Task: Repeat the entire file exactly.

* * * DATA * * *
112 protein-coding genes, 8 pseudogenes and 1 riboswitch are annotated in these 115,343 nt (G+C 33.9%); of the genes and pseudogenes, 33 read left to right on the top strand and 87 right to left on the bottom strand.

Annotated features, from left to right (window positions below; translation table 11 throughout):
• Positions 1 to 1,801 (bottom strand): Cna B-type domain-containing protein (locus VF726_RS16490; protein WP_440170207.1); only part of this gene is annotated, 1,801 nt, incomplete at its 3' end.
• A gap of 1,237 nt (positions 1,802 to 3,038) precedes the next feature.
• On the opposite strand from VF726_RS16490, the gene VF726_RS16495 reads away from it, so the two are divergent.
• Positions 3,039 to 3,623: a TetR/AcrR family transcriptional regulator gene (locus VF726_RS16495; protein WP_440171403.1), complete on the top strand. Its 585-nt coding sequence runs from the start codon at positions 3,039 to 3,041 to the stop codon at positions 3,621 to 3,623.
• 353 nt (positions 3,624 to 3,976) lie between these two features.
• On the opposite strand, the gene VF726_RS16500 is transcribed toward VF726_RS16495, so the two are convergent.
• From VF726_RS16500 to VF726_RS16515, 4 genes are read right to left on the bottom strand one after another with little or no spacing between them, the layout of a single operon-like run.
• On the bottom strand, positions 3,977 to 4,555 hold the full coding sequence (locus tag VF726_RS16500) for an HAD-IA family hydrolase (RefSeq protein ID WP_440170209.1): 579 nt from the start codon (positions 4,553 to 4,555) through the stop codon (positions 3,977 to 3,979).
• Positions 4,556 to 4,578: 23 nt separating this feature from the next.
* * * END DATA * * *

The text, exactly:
112 protein-coding genes, 8 pseudogenes and 1 riboswitch are annotated in these 115,343 nt (G+C 33.9%); of the genes and pseudogenes, 33 read left to right on the top strand and 87 right to left on the bottom strand.

Annotated features, from left to right (window positions below; translation table 11 throughout):
• Positions 1 to 1,801 (bottom strand): Cna B-type domain-containing protein (locus VF726_RS16490; protein WP_440170207.1); only part of this gene is annotated, 1,801 nt, incomplete at its 3' end.
• A gap of 1,237 nt (positions 1,802 to 3,038) precedes the next feature.
• On the opposite strand from VF726_RS16490, the gene VF726_RS16495 reads away from it, so the two are divergent.
• Positions 3,039 to 3,623: a TetR/AcrR family transcriptional regulator gene (locus VF726_RS16495; protein WP_440171403.1), complete on the top strand. Its 585-nt coding sequence runs from the start codon at positions 3,039 to 3,041 to the stop codon at positions 3,621 to 3,623.
• 353 nt (positions 3,624 to 3,976) lie between these two features.
• On the opposite strand, the gene VF726_RS16500 is transcribed toward VF726_RS16495, so the two are convergent.
• From VF726_RS16500 to VF726_RS16515, 4 genes are read right to left on the bottom strand one after another with little or no spacing between them, the layout of a single operon-like run.
• On the bottom strand, positions 3,977 to 4,555 hold the full coding sequence (locus tag VF726_RS16500) for an HAD-IA family hydrolase (RefSeq protein ID WP_440170209.1): 579 nt from the start codon (positions 4,553 to 4,555) through the stop codon (positions 3,977 to 3,979).
• Positions 4,556 to 4,578: 23 nt separating this feature from the next.